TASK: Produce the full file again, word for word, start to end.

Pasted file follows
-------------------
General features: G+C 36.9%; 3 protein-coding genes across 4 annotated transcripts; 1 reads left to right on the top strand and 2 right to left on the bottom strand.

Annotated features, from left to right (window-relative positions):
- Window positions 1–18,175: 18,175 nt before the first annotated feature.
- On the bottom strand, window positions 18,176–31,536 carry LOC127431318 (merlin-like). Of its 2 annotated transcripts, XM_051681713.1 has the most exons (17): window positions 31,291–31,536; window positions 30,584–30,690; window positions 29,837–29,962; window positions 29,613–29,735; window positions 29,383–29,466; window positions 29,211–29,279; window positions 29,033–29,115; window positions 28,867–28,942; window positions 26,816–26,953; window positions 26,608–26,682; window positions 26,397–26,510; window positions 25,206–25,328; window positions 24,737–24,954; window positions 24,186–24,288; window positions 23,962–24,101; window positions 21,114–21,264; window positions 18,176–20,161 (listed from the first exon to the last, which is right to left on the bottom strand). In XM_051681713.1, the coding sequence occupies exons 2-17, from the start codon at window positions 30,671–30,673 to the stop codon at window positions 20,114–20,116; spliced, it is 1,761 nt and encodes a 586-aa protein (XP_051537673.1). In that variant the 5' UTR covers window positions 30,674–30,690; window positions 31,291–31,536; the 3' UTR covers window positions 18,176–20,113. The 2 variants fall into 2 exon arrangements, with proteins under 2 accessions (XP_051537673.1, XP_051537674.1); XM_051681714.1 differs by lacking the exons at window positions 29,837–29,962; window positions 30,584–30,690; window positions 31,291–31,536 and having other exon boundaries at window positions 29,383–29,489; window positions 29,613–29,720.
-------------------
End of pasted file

General features: G+C 36.9%; 3 protein-coding genes across 4 annotated transcripts; 1 reads left to right on the top strand and 2 right to left on the bottom strand.

Annotated features, from left to right (window-relative positions):
- Window positions 1–18,175: 18,175 nt before the first annotated feature.
- On the bottom strand, window positions 18,176–31,536 carry LOC127431318 (merlin-like). Of its 2 annotated transcripts, XM_051681713.1 has the most exons (17): window positions 31,291–31,536; window positions 30,584–30,690; window positions 29,837–29,962; window positions 29,613–29,735; window positions 29,383–29,466; window positions 29,211–29,279; window positions 29,033–29,115; window positions 28,867–28,942; window positions 26,816–26,953; window positions 26,608–26,682; window positions 26,397–26,510; window positions 25,206–25,328; window positions 24,737–24,954; window positions 24,186–24,288; window positions 23,962–24,101; window positions 21,114–21,264; window positions 18,176–20,161 (listed from the first exon to the last, which is right to left on the bottom strand). In XM_051681713.1, the coding sequence occupies exons 2-17, from the start codon at window positions 30,671–30,673 to the stop codon at window positions 20,114–20,116; spliced, it is 1,761 nt and encodes a 586-aa protein (XP_051537673.1). In that variant the 5' UTR covers window positions 30,674–30,690; window positions 31,291–31,536; the 3' UTR covers window positions 18,176–20,113. The 2 variants fall into 2 exon arrangements, with proteins under 2 accessions (XP_051537673.1, XP_051537674.1); XM_051681714.1 differs by lacking the exons at window positions 29,837–29,962; window positions 30,584–30,690; window positions 31,291–31,536 and having other exon boundaries at window positions 29,383–29,489; window positions 29,613–29,720.